Neurology

Neurology is a branch of medicine dealing with disorders and diseases of the central nervous system.

Asked by Enos Reichel in Brain, Neurology

Is it true that we only use 10 percent of our brains?

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Nope! Humans use their whole brains for a wide variety of functions. It’s unclear where this myth started, but it’s been proven false by numerous brain scans showing that the brain is in near-constant complete use. It is true, however, that only 10 percent of the cells in the brain are neurons; the other 90 percent are support cells called glial cells, but it’s not entirely clear what those are for. It’s also true that there are particular moments where you might only be using 10 percent of your brain, like if you’re sitting still and just daydreaming. But the idea that there’s 90 percent more intelligence tucked away in your grey matter somewhere, and if you could unlock it somehow you’d be the next Einstein—that’s a total myth.
Asked in Conditions and Diseases, Neurology

What nerve is damaged in bells palsy?

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The Facial Nerve is damaged in Bells Palsy
Asked in Conditions and Diseases, Head, Ears, and Nose, Neurology

Can you fly with bells palsy?

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No. Answer: Bell's palsy is a paralysis of the facial nerve resulting in inability to control facial muscles on the affected side. Nothing in its causes, symptoms or impact would preclude flying.
Asked in Neurology

Carotid artery surgery - series?

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Normal anatomy There are four carotid arteries, with a pair located on each side of the neck. This includes the right- and left-internal carotid arteries, and the right- and left-external carotid arteries. The carotid arteries deliver oxygen-rich blood from the heart to both the head and brain. Indications When the carotid arteries become blocked with cholesterol plaques (atherosclerotic plaques), blood flow to the brain is compromised. Also, small pieces of plaque can break off and block small arteries in the brain. This blockage of the blood vessels can cause transient-ischemic attacks and strokes. Procedure While you are deep asleep and pain-free, an incision is made in the neck, over the blocked carotid artery. A tube is inserted above and below the blockage to re-direct the blood flow. Fat and cholesterol build-ups are removed from the carotid artery. The artery is stitched (sutured) closed, the tube is removed, and the incision is closed. Aftercare A normal hospital stay is one to three days after surgery. Avoid bending the neck sharply in any direction. Reviewed By Review Date: 03/31/2011 Kevin Sheth, MD, Department of Neurology, University of Maryland School of Medicine, Baltimore, MD. Review provided by VeriMed Healthcare Network. Also reviewed by David C. Dugdale, III, MD, Professor of Medicine, Division of General Medicine, Department of Medicine, University of Washington School of Medicine;David Zieve, MD, MHA, Medical Director, A.D.A.M., Inc.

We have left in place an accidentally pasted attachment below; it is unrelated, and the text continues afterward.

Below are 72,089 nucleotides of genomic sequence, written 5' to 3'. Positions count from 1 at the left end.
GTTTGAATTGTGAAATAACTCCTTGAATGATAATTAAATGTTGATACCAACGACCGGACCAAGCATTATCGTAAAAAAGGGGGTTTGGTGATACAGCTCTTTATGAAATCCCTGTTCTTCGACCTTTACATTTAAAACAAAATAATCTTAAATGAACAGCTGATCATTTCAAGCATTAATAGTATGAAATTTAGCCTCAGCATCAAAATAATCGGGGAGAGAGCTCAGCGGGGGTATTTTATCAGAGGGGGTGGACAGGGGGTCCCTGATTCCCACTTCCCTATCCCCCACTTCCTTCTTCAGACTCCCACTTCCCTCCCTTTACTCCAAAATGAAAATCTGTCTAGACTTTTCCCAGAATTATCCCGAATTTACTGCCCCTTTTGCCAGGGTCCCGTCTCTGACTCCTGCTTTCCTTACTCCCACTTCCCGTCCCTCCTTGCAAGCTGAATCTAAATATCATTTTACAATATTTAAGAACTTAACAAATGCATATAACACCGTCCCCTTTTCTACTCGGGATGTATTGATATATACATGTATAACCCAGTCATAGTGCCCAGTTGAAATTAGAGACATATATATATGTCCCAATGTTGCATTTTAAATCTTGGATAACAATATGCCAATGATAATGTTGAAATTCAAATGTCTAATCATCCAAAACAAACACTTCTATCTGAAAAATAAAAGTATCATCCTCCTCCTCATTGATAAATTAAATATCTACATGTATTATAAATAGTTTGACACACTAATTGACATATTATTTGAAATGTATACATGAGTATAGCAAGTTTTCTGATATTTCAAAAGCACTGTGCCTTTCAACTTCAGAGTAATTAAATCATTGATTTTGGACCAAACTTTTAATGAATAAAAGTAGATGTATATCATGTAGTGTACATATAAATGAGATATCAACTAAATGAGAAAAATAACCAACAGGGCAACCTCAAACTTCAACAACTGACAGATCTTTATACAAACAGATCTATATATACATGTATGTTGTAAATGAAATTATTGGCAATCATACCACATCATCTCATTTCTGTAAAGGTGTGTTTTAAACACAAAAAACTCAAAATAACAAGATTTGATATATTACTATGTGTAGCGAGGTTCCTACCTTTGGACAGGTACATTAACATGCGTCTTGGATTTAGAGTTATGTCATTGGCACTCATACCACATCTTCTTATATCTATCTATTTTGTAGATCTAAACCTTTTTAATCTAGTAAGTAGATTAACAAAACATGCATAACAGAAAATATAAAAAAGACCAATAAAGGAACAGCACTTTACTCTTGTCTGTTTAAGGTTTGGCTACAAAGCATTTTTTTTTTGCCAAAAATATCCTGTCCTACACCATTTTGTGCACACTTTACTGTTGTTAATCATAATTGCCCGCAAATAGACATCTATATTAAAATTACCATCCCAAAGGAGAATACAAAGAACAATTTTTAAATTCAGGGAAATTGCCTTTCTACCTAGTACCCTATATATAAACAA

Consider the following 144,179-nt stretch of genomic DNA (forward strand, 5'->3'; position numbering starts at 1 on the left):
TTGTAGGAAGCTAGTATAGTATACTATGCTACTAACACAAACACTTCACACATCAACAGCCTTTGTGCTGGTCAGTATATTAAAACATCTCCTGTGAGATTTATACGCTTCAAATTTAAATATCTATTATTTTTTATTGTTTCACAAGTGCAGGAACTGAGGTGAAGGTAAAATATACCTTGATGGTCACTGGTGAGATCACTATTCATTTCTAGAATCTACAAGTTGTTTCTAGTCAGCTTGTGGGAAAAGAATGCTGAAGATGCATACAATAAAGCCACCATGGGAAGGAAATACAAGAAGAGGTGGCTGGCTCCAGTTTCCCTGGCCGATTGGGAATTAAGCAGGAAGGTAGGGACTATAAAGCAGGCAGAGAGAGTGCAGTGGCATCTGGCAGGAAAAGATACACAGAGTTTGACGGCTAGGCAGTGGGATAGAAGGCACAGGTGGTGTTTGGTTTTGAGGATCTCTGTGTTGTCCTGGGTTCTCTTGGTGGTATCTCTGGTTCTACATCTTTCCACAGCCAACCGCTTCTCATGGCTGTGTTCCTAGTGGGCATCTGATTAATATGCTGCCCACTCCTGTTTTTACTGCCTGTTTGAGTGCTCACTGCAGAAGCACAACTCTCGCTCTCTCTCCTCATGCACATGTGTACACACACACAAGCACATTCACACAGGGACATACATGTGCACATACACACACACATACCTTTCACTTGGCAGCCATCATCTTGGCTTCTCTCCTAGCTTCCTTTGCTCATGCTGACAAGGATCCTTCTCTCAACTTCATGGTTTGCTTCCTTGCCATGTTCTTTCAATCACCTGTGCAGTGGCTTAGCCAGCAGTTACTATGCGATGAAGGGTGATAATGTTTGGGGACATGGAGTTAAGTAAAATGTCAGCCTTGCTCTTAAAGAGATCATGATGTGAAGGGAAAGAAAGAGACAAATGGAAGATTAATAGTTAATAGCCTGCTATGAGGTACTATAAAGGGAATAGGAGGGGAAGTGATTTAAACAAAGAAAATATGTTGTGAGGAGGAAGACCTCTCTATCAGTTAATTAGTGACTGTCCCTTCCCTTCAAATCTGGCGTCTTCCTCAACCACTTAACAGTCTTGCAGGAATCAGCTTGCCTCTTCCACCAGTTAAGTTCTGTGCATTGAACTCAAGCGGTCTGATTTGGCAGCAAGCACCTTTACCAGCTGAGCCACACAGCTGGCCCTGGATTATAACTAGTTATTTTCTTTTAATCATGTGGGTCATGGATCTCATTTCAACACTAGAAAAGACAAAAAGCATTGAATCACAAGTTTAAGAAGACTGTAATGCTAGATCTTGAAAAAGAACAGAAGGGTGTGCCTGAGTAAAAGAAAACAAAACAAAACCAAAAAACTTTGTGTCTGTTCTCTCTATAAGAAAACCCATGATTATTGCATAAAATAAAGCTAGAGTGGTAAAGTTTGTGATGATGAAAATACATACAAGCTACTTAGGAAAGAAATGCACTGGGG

Asked in Neurology

What is the best pre medical college for my speciality?

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Neurology requires many years of specialization and training. Some of the best medical schools in the country include Washington University in MO and Johns Hopkins University. These have some of the higher neurology program placement rates in the country.
Asked in Neurology

Neurologic deficit?

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Information A neurologic deficit is a functional abnormality of a body area due to a decrease in the function of the brain, spinal cord, muscles, or nerves. Examples include inability to speak, decreased sensation, loss of balance, weakness, mental function problems, visual changes, abnormal reflexes, and walking problems. See also: Focal neurologic deficits References Bradley WG, Daroff RB, Fenichel GM, Jankovic J. Diagnosis of neurological disease. In: Bradley WG, Daroff RB, Fenichel GM, Jankovic J, eds. Bradley: Neurology in Clinical Practice. 5th ed. Philadelphia, Pa: Butterworth-Heinemann Elsevier; 2008:chap 1. Reviewed By Review Date: 02/16/2011 David C. Dugdale, III, MD, Professor of Medicine, Division of General Medicine, Department of Medicine, University of Washington School of Medicine. Also reviewed by David Zieve, MD, MHA, Medical Director, A.D.A.M., Inc.
Asked in Neurology

What kind of school programs are available for neurology?

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Neurology is a common major in most colleges. The website: http://www.a2zcolleges.com/medical/Neurology.htm provides common schools that offer neurology for undergraduates.
Asked in Firearms, Neurology

Could someone survive a 50 Cal DSR-50 Sniper Rifle Gunshot to the head?

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Extremely unlikely. Even a glancing impact with a large caliber round could cause a fatal head wound. A direct impact would be gruesomely lethal in the vast majority of cases.
Asked in Hospitals, Neurology

What are the top rated hospitals for Neurology and Neurosurgery?

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According to the US News and World Report rankings, here are the top 10 Adult Neurology and Neurosurgery hospitals: Mayo Clinic (Rochester, MN) Johns Hopkins Hospital (Baltimore, MD) New York-Presbyterian University Hospital of Columbia and Cornell (New York, NY) Massachusetts General Hospital (Boston, MA) UCSF Medical Center (San Francisco, CA) Cleveland Clinic (Cleveland, OH) NYU Langone Medical Center (New York, NY) UCLA Medical Center (Los Angeles, CA) Northwestern Memorial Hospital (Chicago, IL) Barnes-Jewish Hospital/Washington University (Saint Louis, MO)